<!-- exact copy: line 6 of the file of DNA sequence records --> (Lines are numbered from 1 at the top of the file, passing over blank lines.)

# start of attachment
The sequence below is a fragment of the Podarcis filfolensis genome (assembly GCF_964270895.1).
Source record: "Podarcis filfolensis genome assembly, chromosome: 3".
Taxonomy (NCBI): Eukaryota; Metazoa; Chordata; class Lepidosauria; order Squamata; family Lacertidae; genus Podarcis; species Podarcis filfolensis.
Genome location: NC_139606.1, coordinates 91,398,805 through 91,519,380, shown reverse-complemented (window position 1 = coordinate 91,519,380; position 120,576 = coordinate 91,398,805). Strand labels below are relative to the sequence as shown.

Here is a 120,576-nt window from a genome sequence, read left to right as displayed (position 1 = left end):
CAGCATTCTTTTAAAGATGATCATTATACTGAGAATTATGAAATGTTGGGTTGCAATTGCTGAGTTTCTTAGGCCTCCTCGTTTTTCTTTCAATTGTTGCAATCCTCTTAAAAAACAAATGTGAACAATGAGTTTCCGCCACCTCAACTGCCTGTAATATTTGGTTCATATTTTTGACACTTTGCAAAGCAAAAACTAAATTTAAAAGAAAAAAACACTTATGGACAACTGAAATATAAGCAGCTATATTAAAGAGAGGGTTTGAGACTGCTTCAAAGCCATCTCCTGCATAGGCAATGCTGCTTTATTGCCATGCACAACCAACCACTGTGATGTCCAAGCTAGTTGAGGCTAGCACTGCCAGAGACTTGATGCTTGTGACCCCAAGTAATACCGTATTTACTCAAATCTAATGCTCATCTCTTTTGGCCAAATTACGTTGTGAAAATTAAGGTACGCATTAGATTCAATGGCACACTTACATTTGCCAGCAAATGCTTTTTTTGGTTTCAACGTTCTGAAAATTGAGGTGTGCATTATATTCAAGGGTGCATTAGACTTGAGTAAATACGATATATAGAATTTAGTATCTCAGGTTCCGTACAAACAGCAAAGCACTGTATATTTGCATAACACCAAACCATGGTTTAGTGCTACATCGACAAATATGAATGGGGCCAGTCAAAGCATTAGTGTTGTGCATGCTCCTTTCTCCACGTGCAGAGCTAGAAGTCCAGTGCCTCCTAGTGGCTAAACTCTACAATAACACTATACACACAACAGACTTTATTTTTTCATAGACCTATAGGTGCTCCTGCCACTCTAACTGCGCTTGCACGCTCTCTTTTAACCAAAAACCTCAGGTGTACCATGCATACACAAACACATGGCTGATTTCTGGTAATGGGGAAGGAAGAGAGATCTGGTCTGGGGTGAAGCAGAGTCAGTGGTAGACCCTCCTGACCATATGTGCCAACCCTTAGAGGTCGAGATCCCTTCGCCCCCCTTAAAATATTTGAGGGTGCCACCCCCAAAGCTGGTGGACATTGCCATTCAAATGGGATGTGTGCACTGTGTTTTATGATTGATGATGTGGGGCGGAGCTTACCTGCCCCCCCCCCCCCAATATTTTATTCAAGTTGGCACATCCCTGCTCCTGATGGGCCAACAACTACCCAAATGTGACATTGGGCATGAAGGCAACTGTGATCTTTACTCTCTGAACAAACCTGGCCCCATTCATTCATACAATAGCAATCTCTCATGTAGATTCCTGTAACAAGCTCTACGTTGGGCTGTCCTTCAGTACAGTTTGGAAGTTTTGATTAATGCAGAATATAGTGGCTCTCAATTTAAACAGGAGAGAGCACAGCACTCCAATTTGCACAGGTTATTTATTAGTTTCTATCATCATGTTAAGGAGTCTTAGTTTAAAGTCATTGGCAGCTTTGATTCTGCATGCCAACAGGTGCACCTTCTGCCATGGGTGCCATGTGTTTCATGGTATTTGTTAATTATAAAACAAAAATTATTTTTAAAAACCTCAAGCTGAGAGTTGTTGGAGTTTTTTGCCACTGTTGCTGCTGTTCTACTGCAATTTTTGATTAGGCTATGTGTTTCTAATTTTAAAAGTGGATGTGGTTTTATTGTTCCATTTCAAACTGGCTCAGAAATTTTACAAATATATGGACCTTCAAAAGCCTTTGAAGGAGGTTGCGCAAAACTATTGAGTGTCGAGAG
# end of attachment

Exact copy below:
CAGCATTCTTTTAAAGATGATCATTATACTGAGAATTATGAAATGTTGGGTTGCAATTGCTGAGTTTCTTAGGCCTCCTCGTTTTTCTTTCAATTGTTGCAATCCTCTTAAAAAACAAATGTGAACAATGAGTTTCCGCCACCTCAACTGCCTGTAATATTTGGTTCATATTTTTGACACTTTGCAAAGCAAAAACTAAATTTAAAAGAAAAAAACACTTATGGACAACTGAAATATAAGCAGCTATATTAAAGAGAGGGTTTGAGACTGCTTCAAAGCCATCTCCTGCATAGGCAATGCTGCTTTATTGCCATGCACAACCAACCACTGTGATGTCCAAGCTAGTTGAGGCTAGCACTGCCAGAGACTTGATGCTTGTGACCCCAAGTAATACCGTATTTACTCAAATCTAATGCTCATCTCTTTTGGCCAAATTACGTTGTGAAAATTAAGGTACGCATTAGATTCAATGGCACACTTACATTTGCCAGCAAATGCTTTTTTTGGTTTCAACGTTCTGAAAATTGAGGTGTGCATTATATTCAAGGGTGCATTAGACTTGAGTAAATACGATATATAGAATTTAGTATCTCAGGTTCCGTACAAACAGCAAAGCACTGTATATTTGCATAACACCAAACCATGGTTTAGTGCTACATCGACAAATATGAATGGGGCCAGTCAAAGCATTAGTGTTGTGCATGCTCCTTTCTCCACGTGCAGAGCTAGAAGTCCAGTGCCTCCTAGTGGCTAAACTCTACAATAACACTATACACACAACAGACTTTATTTTTTCATAGACCTATAGGTGCTCCTGCCACTCTAACTGCGCTTGCACGCTCTCTTTTAACCAAAAACCTCAGGTGTACCATGCATACACAAACACATGGCTGATTTCTGGTAATGGGGAAGGAAGAGAGATCTGGTCTGGGGTGAAGCAGAGTCAGTGGTAGACCCTCCTGACCATATGTGCCAACCCTTAGAGGTCGAGATCCCTTCGCCCCCCTTAAAATATTTGAGGGTGCCACCCCCAAAGCTGGTGGACATTGCCATTCAAATGGGATGTGTGCACTGTGTTTTATGATTGATGATGTGGGGCGGAGCTTACCTGCCCCCCCCCCCCCAATATTTTATTCAAGTTGGCACATCCCTGCTCCTGATGGGCCAACAACTACCCAAATGTGACATTGGGCATGAAGGCAACTGTGATCTTTACTCTCTGAACAAACCTGGCCCCATTCATTCATACAATAGCAATCTCTCATGTAGATTCCTGTAACAAGCTCTACGTTGGGCTGTCCTTCAGTACAGTTTGGAAGTTTTGATTAATGCAGAATATAGTGGCTCTCAATTTAAACAGGAGAGAGCACAGCACTCCAATTTGCACAGGTTATTTATTAGTTTCTATCATCATGTTAAGGAGTCTTAGTTTAAAGTCATTGGCAGCTTTGATTCTGCATGCCAACAGGTGCACCTTCTGCCATGGGTGCCATGTGTTTCATGGTATTTGTTAATTATAAAACAAAAATTATTTTTAAAAACCTCAAGCTGAGAGTTGTTGGAGTTTTTTGCCACTGTTGCTGCTGTTCTACTGCAATTTTTGATTAGGCTATGTGTTTCTAATTTTAAAAGTGGATGTGGTTTTATTGTTCCATTTCAAACTGGCTCAGAAATTTTACAAATATATGGACCTTCAAAAGCCTTTGAAGGAGGTTGCGCAAAACTATTGAGTGTCGAGAG